Many retailers across the United States have quietly stopped providing their workers with the pay raises they had dispensed at the start of the pandemic, despite surging virus numbers in many states.

The companies’ rationale for cutting back on this so-called hero pay is that the panic-buying that flooded stores during the early weeks of the crisis has waned.

Stop & Shop is the latest retailer to make such a move, ending a 10 percent pay raise it gave its 56,000 employees this spring to acknowledge that their work was essential and appreciated. Amazon, Kroger and Albertsons have also ended pandemic hourly pay raises, though some of them continue to give out bonuses. ShopRite said it planned to end its $2-an-hour raise early next month.

But while hoarding may be over, infection remains a very real threat, especially in environments like retail stores, where even with masks and social-distancing measures workers say they still feel vulnerable.

As dozens of states endure record levels of new cases, many employees say the job of the essential retail worker has actually become even more difficult than at the start of the health crisis.

The politicization of mask-wearing has not helped. Store employees now risk heated and even violent confrontations when they remind customers and colleagues alike to cover their faces.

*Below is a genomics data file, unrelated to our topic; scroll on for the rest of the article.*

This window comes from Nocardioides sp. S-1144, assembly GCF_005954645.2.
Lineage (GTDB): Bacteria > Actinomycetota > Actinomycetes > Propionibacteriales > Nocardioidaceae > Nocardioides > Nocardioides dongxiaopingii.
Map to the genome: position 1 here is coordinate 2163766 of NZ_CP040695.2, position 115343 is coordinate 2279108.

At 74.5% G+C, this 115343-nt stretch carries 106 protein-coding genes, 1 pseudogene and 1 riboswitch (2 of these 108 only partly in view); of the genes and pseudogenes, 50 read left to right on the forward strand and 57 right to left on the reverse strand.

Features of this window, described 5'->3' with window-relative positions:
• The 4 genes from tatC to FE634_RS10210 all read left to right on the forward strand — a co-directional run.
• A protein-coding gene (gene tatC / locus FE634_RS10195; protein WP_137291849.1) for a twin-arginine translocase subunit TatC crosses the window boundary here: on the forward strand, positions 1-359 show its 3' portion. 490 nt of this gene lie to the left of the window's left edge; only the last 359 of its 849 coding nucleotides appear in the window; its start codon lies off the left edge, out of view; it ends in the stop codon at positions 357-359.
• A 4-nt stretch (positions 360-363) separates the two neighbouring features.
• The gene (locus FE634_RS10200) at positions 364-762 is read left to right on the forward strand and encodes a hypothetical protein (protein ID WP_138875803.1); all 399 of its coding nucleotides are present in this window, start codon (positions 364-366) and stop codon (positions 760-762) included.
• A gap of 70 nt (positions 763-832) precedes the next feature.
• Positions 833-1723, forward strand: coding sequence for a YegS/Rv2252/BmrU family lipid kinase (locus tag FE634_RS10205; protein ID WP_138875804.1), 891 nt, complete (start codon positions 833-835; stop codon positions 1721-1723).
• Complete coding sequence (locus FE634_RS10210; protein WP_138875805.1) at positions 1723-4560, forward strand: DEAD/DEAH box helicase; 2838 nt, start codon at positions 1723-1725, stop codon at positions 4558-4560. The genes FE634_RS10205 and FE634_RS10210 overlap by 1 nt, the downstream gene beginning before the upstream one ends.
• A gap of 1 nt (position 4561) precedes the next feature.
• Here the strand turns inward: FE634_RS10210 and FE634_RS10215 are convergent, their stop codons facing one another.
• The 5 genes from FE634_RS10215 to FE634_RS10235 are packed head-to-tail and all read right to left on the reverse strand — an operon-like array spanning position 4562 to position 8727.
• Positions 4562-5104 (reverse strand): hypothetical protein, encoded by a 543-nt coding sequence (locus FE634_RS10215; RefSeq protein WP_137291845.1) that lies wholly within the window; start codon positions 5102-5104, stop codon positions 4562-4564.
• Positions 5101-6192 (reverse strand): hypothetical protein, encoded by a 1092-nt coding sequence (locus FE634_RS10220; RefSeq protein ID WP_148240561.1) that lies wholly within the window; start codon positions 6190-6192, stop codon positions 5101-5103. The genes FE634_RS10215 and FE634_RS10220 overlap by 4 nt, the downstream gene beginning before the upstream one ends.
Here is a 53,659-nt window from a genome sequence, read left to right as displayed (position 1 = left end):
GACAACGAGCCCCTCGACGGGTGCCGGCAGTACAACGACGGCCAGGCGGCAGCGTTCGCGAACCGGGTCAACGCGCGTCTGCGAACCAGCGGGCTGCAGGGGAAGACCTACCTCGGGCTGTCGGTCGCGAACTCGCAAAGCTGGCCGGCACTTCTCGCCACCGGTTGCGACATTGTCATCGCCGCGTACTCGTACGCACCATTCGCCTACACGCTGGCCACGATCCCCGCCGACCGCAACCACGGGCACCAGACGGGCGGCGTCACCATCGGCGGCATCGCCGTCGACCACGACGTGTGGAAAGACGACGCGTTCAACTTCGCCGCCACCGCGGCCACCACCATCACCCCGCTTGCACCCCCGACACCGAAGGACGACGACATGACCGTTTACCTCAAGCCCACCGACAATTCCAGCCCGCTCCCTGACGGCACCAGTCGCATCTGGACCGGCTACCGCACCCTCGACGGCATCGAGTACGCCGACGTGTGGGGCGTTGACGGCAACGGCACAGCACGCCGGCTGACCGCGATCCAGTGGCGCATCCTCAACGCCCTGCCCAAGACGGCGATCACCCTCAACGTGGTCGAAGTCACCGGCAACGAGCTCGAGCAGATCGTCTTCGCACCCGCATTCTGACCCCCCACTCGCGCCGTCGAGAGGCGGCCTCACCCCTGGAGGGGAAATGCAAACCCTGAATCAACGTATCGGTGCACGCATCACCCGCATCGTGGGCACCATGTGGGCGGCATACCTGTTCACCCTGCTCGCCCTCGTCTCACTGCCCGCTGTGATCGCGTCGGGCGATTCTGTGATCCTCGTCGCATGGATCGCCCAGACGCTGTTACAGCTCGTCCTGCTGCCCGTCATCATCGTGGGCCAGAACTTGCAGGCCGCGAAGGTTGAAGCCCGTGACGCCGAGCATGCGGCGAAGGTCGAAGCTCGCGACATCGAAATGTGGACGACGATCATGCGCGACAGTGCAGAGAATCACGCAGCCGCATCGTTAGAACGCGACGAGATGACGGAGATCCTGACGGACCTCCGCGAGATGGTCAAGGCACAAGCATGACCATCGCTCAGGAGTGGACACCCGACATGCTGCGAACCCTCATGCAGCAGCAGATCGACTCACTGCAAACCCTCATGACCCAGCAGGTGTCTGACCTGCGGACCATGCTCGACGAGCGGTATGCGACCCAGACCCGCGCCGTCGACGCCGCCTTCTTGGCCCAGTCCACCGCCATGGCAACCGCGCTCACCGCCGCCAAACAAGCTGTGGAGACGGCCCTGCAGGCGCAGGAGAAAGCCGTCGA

“What we are doing is still very risky,” said Eddie Quezada, a produce manager at a Stop & Shop store on Long Island. “We should get at least something for that.”

Nearly every day for the past four months, Mr. Quezada has followed the same routine. When he returns home from work, he strips off his clothes on the porch and immediately deposits them in the wash. The coronavirus, which infected Mr. Quezada and several co-workers, still feels like an ever-present threat.

Many of the retailers said the extra hourly pay was meant to reward employees while they worked through months of wildly surging sales. But lately, there is less reason for the large raises, the companies said.